And finally, Larry who moved away but has remained a friend of OPPC, posted two Robinson Jeffers poems to our blog on the subject of Poetry and Politics. See what Larry has to say at .

We look forward to reading and discussing your selections for our next program, Poetry and Drink on December 9th.

Bring a friend and widen the circle! And remember to blog with us at Don’t be shy.

Schedule for the spring:
February 10: Poems about every day things
March 10: Poetry and red
April 14: Lyric poetry
May 12: Poetry and health

Abigail Burnham Bloom and
AnnaLee Wilson

The One Page Poetry Circle is sponsored by the New York Public Library and is open to all. St. Agnes Branch Library is handicap accessible.


OPPC_Nov04_PoliticsJoin the One Page Poetry Circle on Election Day, November 4 to discuss Poetry and Politics.

Even when poems are not directly about politics, they are imbued with it as a poem expresses the author’s view of the world and how it should be. In the poems that follow, two great poets present their visions of America. In Walt Whitman’s “I Hear America Singing,” the poet celebrates the people of our country through the glorification of labor:

I HEAR America singing, the varied carols I hear;
Those of mechanics—each one singing his, as it should be, blithe and
The carpenter singing his, as he measures his plank or beam,
The mason singing his, as he makes ready for work, or leaves off
The boatman singing what belongs to him in his boat—the deckhand
        singing on the steamboat deck;
The shoemaker singing as he sits on his bench—the hatter singing as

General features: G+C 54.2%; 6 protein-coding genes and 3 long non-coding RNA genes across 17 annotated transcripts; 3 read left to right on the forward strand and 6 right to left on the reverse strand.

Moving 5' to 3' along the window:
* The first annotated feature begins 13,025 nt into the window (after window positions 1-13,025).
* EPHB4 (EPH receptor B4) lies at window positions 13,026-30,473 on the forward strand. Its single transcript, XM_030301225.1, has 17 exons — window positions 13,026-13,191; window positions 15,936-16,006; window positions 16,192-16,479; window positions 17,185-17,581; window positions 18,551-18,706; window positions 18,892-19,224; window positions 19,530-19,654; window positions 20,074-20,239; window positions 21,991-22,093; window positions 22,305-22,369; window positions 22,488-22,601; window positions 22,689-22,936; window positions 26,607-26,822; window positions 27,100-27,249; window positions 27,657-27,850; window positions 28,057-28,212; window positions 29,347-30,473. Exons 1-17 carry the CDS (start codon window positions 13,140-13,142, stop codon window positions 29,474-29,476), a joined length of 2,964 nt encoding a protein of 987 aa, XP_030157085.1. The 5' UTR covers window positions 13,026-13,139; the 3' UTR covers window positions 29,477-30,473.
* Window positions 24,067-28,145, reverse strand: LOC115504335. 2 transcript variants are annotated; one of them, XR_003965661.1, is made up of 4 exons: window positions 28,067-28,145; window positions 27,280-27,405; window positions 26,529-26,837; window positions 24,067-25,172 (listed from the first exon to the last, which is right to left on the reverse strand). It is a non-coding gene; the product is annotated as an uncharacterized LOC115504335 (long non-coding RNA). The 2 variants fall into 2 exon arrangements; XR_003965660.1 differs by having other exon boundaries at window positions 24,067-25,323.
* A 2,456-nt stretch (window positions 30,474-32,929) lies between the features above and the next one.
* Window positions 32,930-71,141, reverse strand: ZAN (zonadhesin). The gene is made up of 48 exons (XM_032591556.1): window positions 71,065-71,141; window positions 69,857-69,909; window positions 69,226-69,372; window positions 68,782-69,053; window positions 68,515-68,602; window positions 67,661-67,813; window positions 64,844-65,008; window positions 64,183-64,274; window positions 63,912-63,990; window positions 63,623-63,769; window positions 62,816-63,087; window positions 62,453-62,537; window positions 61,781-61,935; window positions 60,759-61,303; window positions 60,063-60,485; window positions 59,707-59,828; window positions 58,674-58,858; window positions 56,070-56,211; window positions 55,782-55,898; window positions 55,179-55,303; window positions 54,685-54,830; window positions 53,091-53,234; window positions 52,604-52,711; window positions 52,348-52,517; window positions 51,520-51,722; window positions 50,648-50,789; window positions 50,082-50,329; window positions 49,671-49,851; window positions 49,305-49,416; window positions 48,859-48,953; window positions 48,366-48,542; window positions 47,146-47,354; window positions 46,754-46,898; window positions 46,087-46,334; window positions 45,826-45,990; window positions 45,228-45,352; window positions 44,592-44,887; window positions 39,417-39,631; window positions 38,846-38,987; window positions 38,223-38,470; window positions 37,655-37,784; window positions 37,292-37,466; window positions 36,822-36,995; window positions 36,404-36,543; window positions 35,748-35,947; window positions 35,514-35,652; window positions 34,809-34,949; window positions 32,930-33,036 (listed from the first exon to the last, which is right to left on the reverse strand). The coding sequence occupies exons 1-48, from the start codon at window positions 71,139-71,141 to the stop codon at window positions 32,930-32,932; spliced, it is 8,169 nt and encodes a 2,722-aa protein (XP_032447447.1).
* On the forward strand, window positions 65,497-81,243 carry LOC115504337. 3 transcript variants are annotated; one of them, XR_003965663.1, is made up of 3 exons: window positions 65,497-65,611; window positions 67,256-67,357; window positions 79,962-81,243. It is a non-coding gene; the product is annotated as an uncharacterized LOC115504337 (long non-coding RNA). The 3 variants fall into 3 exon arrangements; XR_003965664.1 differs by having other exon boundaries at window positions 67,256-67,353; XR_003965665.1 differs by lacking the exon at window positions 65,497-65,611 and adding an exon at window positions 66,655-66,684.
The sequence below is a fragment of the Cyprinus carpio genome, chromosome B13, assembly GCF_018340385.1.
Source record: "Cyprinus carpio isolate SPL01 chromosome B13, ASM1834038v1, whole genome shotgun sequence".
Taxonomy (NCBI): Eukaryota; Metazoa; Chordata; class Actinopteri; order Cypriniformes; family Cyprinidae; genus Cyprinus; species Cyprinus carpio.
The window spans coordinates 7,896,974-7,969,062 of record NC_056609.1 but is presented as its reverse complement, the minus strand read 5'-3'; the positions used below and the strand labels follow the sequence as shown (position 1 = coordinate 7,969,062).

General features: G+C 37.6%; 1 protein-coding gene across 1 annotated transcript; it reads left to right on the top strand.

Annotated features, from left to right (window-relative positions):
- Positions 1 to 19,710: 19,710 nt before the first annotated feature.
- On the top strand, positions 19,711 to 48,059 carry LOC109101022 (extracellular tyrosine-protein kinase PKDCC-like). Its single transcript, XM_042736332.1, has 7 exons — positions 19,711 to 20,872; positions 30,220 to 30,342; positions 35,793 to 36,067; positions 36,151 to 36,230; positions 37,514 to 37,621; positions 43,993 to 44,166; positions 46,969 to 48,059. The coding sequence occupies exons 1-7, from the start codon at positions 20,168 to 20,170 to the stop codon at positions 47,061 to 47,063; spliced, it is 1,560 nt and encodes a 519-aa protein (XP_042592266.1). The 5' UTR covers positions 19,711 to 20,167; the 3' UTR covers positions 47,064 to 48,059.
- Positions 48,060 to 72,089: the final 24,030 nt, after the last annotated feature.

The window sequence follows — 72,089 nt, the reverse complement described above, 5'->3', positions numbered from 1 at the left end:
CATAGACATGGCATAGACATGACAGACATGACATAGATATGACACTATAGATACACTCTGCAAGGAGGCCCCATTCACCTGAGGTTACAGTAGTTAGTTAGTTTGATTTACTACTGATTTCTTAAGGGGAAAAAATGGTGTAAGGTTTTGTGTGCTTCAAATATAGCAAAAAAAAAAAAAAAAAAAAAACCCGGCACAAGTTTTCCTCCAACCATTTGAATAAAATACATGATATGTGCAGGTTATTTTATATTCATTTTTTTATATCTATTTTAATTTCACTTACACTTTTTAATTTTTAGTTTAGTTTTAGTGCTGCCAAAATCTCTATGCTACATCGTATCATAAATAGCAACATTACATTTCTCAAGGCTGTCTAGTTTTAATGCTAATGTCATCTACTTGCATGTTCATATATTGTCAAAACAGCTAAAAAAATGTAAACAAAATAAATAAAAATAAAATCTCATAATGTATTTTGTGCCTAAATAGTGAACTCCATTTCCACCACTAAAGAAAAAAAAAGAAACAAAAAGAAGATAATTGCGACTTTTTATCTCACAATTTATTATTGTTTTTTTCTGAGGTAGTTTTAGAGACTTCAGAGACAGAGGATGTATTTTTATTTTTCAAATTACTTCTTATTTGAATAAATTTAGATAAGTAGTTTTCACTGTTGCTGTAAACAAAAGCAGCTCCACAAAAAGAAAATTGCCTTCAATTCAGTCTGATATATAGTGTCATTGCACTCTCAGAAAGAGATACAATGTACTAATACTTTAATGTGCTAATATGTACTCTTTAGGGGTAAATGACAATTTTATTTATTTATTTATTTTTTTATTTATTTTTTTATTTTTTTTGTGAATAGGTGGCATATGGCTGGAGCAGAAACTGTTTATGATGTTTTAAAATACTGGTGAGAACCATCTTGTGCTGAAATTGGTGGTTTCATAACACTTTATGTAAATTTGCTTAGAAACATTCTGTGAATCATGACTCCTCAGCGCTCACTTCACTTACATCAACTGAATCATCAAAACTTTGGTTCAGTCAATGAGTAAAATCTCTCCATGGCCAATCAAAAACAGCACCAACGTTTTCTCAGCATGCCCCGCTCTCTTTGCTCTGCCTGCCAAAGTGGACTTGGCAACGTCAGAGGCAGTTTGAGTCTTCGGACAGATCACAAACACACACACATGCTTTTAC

he stands;
The wood-cutter’s song—the ploughboy’s, on his way in the morning,
        or at the noon intermission, or at sundown;
The delicious singing of the mother—or of the young wife at work—or
        of the girl sewing or washing—Each singing what belongs to
        her, and to none else;
The day what belongs to the day—At night, the party of young
        fellows, robust, friendly,
Singing, with open mouths, their strong melodious songs.

In response to Whitman’s view, Langston Hughes wrote “I, Too” in which he reminds the reader of those America left out:

I, too, sing America.

I am the darker brother.
They send me to eat in the kitchen
When company comes,
But I laugh,
And eat well,
And grow strong.

I’ll be at the table
When company comes.
Nobody’ll dare
Say to me,
“Eat in the kitchen,”

They’ll see how beautiful I am
And be ashamed—

I, too, am America

Although we may be disgusted with our politicians, we are proud of our democracy in which all can contribute to the solving of our problems.

Click on the speech balloon next to the subject of this blog post and send us your own thoughts or poems on the subject of Poetry and Politics. Or any another other poetry subject!

While you are thinking, mark November 4th on your calendars for the next One Page Poetry Circle. 

Date: Tuesday, November 4
Time: 5:30 – 6:30 pm
Place: St. Agnes Branch Library, 444 Amsterdam Avenue (near 81st Street), 3rd Floor
Theme: Poetry and Politics